Breast Cancer Screening

Monday, October 14, 2013

One out of every eight American women will be diagnosed with breast cancer. How do you suspect you might have breast cancer? In todays 60 Second Housecall, Dr. Edward Hill discusses life-saving detection.

Dr. Hill:

Screening is looking for cancer before a person has any symptoms. This can help find cancer at an early stage. By the time symptoms appear, cancer may have begun to spread.

Early detection greatly increases the chance of surviving breast cancer. The American Cancer Society recommends these screening guidelines for most adults.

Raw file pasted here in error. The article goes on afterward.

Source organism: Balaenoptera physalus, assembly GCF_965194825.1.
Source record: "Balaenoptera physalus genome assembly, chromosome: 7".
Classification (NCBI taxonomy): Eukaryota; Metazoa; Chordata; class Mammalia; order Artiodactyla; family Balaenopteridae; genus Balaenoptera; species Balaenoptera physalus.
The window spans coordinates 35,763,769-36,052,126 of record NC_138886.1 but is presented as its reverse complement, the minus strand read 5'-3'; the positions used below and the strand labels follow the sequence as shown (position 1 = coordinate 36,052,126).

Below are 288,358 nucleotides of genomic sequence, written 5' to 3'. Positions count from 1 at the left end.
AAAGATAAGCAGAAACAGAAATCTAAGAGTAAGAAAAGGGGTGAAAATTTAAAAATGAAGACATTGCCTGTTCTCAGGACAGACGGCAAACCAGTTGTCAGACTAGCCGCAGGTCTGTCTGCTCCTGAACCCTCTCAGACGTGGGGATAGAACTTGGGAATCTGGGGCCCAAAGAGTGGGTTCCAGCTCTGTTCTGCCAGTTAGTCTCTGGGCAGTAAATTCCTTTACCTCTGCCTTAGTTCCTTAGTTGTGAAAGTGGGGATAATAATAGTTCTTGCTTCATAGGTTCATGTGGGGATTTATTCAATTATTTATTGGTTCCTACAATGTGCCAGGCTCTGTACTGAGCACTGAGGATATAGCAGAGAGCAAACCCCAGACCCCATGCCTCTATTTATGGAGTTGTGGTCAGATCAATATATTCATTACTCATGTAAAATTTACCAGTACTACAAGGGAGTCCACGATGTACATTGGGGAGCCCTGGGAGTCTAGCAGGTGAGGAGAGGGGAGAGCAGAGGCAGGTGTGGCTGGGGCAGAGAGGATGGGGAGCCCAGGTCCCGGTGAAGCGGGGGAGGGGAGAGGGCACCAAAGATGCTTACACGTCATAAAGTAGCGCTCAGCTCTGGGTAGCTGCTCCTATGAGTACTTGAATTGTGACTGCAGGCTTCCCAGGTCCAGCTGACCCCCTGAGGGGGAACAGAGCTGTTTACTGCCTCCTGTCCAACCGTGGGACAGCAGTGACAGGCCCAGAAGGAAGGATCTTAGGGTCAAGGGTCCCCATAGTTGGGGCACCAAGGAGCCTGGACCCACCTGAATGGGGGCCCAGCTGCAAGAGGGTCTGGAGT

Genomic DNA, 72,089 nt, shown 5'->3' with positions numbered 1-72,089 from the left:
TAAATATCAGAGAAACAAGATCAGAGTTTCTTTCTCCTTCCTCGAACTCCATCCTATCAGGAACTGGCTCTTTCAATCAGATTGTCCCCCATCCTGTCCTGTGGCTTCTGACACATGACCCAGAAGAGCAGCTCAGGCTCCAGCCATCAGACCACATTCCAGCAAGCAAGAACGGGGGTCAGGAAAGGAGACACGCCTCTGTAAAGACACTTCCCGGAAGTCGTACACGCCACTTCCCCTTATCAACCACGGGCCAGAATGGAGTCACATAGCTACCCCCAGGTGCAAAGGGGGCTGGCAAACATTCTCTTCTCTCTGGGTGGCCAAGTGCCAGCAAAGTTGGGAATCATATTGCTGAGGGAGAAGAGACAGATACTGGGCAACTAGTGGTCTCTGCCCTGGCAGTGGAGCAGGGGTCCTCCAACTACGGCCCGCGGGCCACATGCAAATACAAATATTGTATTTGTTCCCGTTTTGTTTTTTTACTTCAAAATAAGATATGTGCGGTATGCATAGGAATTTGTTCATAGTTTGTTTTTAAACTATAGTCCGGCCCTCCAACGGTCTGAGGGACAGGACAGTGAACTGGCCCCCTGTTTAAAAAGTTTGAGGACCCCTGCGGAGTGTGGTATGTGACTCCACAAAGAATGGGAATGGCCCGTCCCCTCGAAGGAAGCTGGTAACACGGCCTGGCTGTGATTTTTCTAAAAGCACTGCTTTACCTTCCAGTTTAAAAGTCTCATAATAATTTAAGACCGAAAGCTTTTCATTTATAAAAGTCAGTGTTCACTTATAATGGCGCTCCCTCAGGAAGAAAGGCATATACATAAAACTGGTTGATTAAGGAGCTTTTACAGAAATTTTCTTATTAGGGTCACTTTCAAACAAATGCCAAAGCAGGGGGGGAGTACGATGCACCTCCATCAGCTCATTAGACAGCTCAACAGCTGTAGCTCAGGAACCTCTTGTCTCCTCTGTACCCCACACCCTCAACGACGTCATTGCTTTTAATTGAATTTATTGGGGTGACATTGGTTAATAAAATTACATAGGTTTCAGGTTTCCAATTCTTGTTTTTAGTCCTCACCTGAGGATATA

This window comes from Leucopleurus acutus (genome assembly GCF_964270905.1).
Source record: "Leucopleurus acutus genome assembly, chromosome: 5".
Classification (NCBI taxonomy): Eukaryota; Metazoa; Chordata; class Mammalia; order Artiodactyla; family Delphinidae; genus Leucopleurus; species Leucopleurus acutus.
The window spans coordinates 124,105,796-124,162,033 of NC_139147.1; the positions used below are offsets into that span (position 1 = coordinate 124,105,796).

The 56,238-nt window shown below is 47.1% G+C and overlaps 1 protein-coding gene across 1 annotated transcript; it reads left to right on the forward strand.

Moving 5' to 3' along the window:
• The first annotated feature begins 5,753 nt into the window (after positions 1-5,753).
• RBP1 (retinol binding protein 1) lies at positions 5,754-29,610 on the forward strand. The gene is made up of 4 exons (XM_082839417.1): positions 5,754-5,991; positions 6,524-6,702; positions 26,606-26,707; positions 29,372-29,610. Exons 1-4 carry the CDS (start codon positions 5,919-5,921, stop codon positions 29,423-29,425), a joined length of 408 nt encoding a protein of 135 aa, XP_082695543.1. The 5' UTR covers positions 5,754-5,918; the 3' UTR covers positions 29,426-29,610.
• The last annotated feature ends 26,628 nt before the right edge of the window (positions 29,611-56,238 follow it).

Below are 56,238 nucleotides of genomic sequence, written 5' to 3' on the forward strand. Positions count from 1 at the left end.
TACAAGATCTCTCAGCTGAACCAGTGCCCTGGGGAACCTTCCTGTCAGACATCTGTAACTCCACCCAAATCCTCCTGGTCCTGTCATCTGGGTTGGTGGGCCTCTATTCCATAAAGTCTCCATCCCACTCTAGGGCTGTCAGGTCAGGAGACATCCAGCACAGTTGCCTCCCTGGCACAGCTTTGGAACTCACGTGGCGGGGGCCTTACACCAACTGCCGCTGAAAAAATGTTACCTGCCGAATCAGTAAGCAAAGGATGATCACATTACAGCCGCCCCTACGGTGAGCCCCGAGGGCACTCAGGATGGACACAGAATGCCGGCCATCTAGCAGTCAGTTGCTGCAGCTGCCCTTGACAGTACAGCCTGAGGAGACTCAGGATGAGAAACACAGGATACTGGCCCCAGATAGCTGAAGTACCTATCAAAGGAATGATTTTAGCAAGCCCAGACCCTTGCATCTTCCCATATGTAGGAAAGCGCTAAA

Yearly mammograms are recommended starting at age 40

Clinical breast exam about every three years for women in their 20s and 30s and every year for women 40 and over

Women should know how their breasts normally look and feel and report any breast change promptly to their health care provider. Breast self-exam is an option for women starting in their 20s.

If you feel any breast masses or notice any other changes in the breast such as unusual dimpling of the skin, retraction of the nipple or inflammation and redness of the skin, report these immediately to your physician. More than 70 percent of all breast cancers are discovered by breast self-examination.

For North Mississippi Medical Center, Im Dr. Edward Hill.